Iroha’s main rival tries to rattle her, and when it’s time to give a little speech on stage, that rival’s voice is suddenly an octave higher and much more playful. While Iroha played around with the idea of winning this thing, her own attempts to sound stupid and cute ultimately fail when she gives up in the middle and instead tells the assembled student body that she’s plenty satisfied that the friends she has love her for reasons other than her looks, and she doesn’t really give a crap about anyone else, especially if they don’t know her.

Her no-BS honesty probably ended up helping her cause, as all it would’ve taken is a vote from her boyfriend to win. But because she told him she wasn’t really all that interested in winning, Hikari votes for the other girl instead. Iroha predictably takes her defeat in stride, and is consoled by hearing some (but not all) of the many reasons Hikari likes her besides her looks.

That night, as the festival winds down, Iroha’s class rep serves her some soup from their cafe, knowing she probably didn’t have an opportunity to try it, while she insists he use the opportunity at the bonfire to talk to the girl he likes.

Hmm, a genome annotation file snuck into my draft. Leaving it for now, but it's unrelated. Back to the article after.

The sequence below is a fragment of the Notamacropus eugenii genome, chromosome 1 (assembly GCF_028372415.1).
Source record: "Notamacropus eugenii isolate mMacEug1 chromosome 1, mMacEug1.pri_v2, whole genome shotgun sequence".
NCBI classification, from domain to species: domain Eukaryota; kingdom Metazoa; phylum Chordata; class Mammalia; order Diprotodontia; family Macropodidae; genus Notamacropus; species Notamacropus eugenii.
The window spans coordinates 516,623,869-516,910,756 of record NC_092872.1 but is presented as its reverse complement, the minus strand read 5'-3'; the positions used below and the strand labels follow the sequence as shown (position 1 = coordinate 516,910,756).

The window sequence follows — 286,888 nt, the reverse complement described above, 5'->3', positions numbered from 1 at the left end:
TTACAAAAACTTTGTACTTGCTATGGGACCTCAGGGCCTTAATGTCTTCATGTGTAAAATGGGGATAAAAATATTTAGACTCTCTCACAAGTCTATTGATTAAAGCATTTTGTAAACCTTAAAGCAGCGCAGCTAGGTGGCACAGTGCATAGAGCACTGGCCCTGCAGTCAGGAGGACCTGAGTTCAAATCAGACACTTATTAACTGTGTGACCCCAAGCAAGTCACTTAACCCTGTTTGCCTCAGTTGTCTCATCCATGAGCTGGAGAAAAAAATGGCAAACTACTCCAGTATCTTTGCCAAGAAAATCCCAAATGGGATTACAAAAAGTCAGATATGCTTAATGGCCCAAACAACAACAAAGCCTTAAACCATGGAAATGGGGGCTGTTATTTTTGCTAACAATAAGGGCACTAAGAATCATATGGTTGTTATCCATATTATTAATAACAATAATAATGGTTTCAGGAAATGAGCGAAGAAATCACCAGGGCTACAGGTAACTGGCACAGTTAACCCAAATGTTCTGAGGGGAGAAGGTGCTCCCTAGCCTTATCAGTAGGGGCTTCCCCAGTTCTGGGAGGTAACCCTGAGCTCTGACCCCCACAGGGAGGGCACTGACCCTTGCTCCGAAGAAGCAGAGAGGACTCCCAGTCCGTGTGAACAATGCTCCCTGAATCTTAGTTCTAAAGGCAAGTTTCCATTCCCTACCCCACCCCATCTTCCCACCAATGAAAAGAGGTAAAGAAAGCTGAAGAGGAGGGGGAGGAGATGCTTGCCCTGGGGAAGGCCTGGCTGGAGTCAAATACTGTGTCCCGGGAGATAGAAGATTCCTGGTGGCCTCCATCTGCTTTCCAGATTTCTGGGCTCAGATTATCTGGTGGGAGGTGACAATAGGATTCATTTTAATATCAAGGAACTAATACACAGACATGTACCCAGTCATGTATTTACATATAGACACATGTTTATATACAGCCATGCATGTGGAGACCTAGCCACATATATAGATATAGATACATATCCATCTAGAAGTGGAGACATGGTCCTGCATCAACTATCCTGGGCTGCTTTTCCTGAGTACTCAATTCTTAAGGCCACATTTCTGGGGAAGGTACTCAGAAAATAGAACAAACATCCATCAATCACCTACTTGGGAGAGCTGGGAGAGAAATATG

Itou finds Ayado still hard at work cleaning up, and when he tries to lend a hand, that hand ends up touching Ayado’s hand, spooking her. She runs off to collect/admonish herself, even giving herself a slap and calling herself stupid. She feels she has no right to have any feelings for someone she turned down.

But Itou, worried about her, heard every word, and doesn’t care; if holding his hand helps her to see him as someone she could love, then he wants her to hold it as much as possible. Iroha and Hikari almost intrude upon this tender moment, but thankfully don’t. So maybe it’s not as hopeless for Itou as he thought last week!

3D Kanojo: Real Girl – 13 – In It to Win It